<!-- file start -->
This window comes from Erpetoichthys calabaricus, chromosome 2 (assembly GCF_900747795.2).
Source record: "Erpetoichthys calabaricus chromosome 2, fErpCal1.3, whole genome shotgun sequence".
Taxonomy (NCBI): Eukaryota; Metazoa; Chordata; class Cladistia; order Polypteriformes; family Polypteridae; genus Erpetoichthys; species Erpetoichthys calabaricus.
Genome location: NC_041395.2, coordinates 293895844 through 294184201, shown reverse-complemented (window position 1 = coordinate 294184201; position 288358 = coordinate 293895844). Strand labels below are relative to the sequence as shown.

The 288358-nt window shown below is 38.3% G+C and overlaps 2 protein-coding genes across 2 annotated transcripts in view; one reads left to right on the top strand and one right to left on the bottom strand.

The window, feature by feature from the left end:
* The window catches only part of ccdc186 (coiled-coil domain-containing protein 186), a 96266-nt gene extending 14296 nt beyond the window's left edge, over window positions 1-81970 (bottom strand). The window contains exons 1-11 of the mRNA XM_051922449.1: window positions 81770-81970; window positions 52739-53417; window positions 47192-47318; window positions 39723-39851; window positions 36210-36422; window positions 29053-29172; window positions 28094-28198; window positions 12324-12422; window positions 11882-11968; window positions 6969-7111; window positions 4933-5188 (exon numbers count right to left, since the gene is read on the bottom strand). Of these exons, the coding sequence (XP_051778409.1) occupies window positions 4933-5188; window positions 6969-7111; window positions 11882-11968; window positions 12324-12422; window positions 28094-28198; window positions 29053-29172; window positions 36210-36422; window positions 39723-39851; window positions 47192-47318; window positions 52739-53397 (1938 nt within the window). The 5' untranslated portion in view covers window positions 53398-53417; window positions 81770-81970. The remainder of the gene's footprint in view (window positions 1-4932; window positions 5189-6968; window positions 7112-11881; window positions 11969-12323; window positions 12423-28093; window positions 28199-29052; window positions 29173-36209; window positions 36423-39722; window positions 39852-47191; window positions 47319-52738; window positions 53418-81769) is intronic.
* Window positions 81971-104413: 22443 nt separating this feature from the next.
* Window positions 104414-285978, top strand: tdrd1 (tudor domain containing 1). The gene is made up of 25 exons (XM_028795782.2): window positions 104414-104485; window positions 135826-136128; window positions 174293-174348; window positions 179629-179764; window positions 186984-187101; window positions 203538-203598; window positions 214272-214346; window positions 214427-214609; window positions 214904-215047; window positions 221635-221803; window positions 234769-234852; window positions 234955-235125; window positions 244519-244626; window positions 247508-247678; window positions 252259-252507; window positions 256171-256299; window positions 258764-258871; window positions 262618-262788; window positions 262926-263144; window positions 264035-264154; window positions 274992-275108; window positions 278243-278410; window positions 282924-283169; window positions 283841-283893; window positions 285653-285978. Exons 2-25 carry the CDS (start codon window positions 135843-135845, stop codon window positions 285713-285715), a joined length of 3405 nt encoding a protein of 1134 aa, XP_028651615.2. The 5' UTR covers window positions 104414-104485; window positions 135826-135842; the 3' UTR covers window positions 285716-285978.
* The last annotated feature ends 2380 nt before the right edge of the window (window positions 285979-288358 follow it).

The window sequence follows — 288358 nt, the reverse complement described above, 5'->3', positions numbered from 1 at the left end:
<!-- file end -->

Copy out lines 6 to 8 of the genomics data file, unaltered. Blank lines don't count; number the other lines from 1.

The window, feature by feature from the left end:
* The window catches only part of ccdc186 (coiled-coil domain-containing protein 186), a 96266-nt gene extending 14296 nt beyond the window's left edge, over window positions 1-81970 (bottom strand). The window contains exons 1-11 of the mRNA XM_051922449.1: window positions 81770-81970; window positions 52739-53417; window positions 47192-47318; window positions 39723-39851; window positions 36210-36422; window positions 29053-29172; window positions 28094-28198; window positions 12324-12422; window positions 11882-11968; window positions 6969-7111; window positions 4933-5188 (exon numbers count right to left, since the gene is read on the bottom strand). Of these exons, the coding sequence (XP_051778409.1) occupies window positions 4933-5188; window positions 6969-7111; window positions 11882-11968; window positions 12324-12422; window positions 28094-28198; window positions 29053-29172; window positions 36210-36422; window positions 39723-39851; window positions 47192-47318; window positions 52739-53397 (1938 nt within the window). The 5' untranslated portion in view covers window positions 53398-53417; window positions 81770-81970. The remainder of the gene's footprint in view (window positions 1-4932; window positions 5189-6968; window positions 7112-11881; window positions 11969-12323; window positions 12423-28093; window positions 28199-29052; window positions 29173-36209; window positions 36423-39722; window positions 39852-47191; window positions 47319-52738; window positions 53418-81769) is intronic.
* Window positions 81971-104413: 22443 nt separating this feature from the next.